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I have Practical Programming 3rd edition and I have a question regarding the rep x set system for the Starr model. In the introduction to the chapter, Mark says that Starr had his athletes work up in sets of five (5 x 135, 165, 225, 255). Later on in the chapter, in the example workouts, it simply says ex 350x5x5. So I'm wondering if I ought to be working up in increasing sets of five as per the introduction. Or, warming up to my work-weight, then doing five sets of five at that weight.
The reason I'm curious is because I have been on the Starr Model for 12 weeks, as I interpreted it from the PP book. That is, warming up to 5x5 across. I train Jiu-jitsu three times a week and work full time, so, often I just don't have the mental or physical reserves to manage a 5x5 max effort and progress has stalled. I'm wondering if 5x5 ramped sets could fix the problem.
The book does give a few examples that use 5x5, some that use 3x5 and a few others that rotate rep ranges. It also goes on to talk about how the system is really about the stress of the day being Heavy, Light or Medium and that none of the examples are really set in stone. Heavy day could be 3x8, 5x3, 5x1 any other rep/set range that could be considered a heavy stress dose.
This is very important and I have mentioned it multiple times: The Heavy-Light-Medium System IS NOT A SPECIFIC PROGRAM. It is a means of organizing training. Within that organization there are LOTS of set and rep schemes that can be utilized effectively and lots of exercises that can be plugged in at different times.
Now, Bill Starr used the HLM system for his athletes and wrote about it in his books. He happened to be a fan of using ascending rep schemes for 5x5. Over time a lot of people have come to think like this: HLM = Ascending 5 x 5. NO. That was simply Starr's preferred rep scheme within the HLM system - if for nothing else, it is an easy way to train large groups of athletes. But the two concepts (HLM and Ascending 5x5s) are not married to each other.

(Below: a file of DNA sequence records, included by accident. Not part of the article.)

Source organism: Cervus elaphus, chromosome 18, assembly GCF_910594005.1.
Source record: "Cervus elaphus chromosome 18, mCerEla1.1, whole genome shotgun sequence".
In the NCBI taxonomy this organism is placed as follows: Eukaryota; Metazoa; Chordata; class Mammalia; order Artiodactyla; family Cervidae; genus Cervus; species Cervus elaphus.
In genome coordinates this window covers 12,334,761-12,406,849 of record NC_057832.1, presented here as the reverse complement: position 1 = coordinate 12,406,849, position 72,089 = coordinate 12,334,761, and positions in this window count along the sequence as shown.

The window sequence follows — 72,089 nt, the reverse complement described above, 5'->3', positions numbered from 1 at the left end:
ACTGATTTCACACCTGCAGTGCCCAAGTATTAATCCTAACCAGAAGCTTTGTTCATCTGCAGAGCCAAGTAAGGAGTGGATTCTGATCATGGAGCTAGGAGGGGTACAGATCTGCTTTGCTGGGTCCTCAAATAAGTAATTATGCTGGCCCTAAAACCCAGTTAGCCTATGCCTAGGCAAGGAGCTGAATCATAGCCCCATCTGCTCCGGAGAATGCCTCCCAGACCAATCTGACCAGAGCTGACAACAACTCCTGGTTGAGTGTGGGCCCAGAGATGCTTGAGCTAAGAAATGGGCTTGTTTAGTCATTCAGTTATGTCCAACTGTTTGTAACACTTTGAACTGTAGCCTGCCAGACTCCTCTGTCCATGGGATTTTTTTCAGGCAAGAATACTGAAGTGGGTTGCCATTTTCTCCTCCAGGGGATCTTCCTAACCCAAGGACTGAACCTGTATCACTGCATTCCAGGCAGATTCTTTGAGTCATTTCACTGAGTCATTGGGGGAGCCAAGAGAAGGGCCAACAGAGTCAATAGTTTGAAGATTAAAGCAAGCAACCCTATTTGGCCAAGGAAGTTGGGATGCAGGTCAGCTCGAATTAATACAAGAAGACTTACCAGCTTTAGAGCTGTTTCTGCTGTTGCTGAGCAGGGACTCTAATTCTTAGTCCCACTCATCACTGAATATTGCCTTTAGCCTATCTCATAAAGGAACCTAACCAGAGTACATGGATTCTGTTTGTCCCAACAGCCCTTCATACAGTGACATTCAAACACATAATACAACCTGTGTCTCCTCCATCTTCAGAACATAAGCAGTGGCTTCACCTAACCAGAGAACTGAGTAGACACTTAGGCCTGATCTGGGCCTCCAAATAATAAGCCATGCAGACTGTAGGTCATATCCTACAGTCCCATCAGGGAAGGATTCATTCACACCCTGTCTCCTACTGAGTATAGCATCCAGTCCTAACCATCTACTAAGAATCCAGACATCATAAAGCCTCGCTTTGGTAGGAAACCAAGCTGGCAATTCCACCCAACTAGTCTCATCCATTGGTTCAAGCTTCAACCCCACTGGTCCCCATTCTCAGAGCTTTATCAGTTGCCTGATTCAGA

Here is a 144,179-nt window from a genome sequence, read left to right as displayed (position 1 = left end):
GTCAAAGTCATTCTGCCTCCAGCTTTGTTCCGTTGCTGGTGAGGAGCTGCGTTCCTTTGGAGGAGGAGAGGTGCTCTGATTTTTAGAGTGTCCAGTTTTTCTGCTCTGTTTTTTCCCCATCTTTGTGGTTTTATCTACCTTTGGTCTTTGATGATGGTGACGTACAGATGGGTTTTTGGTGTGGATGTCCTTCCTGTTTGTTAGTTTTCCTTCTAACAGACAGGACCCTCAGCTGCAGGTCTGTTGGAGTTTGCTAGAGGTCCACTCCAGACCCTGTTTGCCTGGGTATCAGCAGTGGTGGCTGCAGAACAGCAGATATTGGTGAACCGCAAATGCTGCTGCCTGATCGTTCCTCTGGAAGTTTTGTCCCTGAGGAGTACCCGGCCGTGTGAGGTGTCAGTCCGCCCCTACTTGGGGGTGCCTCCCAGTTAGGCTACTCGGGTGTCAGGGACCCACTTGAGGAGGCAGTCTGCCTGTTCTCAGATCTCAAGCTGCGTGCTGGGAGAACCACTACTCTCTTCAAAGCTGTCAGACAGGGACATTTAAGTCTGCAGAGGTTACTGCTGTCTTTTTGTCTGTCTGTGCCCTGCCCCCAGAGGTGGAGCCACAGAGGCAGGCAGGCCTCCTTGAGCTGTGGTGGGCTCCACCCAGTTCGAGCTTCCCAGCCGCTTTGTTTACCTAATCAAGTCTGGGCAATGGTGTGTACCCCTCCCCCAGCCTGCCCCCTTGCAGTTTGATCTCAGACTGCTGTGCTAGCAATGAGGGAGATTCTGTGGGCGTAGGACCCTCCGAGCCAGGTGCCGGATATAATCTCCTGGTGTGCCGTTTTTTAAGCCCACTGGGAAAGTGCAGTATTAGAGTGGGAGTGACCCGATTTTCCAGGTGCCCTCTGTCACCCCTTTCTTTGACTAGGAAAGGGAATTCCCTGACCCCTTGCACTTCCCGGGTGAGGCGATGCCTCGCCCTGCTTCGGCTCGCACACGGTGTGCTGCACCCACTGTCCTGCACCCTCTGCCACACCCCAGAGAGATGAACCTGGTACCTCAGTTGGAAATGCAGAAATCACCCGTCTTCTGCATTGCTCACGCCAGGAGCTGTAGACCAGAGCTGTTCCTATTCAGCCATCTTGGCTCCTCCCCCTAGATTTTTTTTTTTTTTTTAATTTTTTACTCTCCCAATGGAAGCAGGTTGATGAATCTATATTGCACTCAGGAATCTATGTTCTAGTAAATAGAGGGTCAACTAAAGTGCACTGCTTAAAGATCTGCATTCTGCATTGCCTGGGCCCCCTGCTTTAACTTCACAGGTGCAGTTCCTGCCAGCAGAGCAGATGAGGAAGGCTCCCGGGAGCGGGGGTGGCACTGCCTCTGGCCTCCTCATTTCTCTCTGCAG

Within the HLM system you can use Ascending 5 x 5, 5x5 across, a 5RM, etc. As long as what you are doing on a given day fits the criteria as either Heavy, Light, or Medium you are managing stress in a way that the system was designed for.
I have an off-the-scale TINY wrist circumference (just shy of six inches), is it a foregone conclusion that I'll never be able to squat 225lbs for example, no matter how much I eat or how hard I train? In short, are there fairly reliable ways to determine genetic potential for strength before even starting any training program?
No. Maybe you'll grow. Maybe you'll be strong at a light bodyweight.
I just watched one of my trainees squat 225 pounds last night for four sets of three. She weighs 112 pounds and is in her mid to late 30s. If you want to squat 225, you can do it and quite a bit more.
Coach, in your experience how many people do you see reaching (or get close to) their full genetic potential? The owner of my gym says he's never really seen it.
The reason for this question is that out of the variables affecting strength, genetics is fixed. On the other hand, if it’s really rare to reach your genetic potential, most of us don't need to consider it. Wrist size or other.
I'm by no means an expert, but wouldn't someone's genetic potential be more of a sloping hill to climb and less of a wall? It's not like your genes dictate a 300lb bench is your max and it's easy going until you hit 300. You'd find it harder and harder to increase your bench until after many years of slowing gains you hit a point of near-total lack of progress on your bench a little shy of 300. This wouldn't happen if someone had the makeup to get them to 400, who would sail past 300 (relatively) easily as it's below their potential. It seems that it would affect your progress at all levels, not only when you're trying to get into seriously heavy weight.
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